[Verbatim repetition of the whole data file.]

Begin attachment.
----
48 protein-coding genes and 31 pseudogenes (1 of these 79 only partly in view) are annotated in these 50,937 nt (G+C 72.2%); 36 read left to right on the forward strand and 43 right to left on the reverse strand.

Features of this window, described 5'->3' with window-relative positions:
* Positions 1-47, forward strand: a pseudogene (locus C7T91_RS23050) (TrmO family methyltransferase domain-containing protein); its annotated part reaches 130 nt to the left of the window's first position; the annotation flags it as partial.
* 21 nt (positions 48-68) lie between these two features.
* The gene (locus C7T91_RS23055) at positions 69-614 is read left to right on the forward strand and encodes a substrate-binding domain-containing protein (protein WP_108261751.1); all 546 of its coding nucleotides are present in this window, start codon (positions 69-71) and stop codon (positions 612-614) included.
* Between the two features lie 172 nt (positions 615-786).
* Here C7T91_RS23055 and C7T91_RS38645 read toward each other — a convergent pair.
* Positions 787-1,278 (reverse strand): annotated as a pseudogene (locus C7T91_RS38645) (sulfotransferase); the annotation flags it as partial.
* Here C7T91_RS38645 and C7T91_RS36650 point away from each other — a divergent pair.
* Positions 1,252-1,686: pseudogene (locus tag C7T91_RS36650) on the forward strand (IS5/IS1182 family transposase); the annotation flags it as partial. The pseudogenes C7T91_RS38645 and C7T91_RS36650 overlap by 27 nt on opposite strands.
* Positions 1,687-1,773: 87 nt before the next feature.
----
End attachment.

48 protein-coding genes and 31 pseudogenes (1 of these 79 only partly in view) are annotated in these 50,937 nt (G+C 72.2%); 36 read left to right on the forward strand and 43 right to left on the reverse strand.

Features of this window, described 5'->3' with window-relative positions:
* Positions 1-47, forward strand: a pseudogene (locus C7T91_RS23050) (TrmO family methyltransferase domain-containing protein); its annotated part reaches 130 nt to the left of the window's first position; the annotation flags it as partial.
* 21 nt (positions 48-68) lie between these two features.
* The gene (locus C7T91_RS23055) at positions 69-614 is read left to right on the forward strand and encodes a substrate-binding domain-containing protein (protein WP_108261751.1); all 546 of its coding nucleotides are present in this window, start codon (positions 69-71) and stop codon (positions 612-614) included.
* Between the two features lie 172 nt (positions 615-786).
* Here C7T91_RS23055 and C7T91_RS38645 read toward each other — a convergent pair.
* Positions 787-1,278 (reverse strand): annotated as a pseudogene (locus C7T91_RS38645) (sulfotransferase); the annotation flags it as partial.
* Here C7T91_RS38645 and C7T91_RS36650 point away from each other — a divergent pair.
* Positions 1,252-1,686: pseudogene (locus tag C7T91_RS36650) on the forward strand (IS5/IS1182 family transposase); the annotation flags it as partial. The pseudogenes C7T91_RS38645 and C7T91_RS36650 overlap by 27 nt on opposite strands.
* Positions 1,687-1,773: 87 nt before the next feature.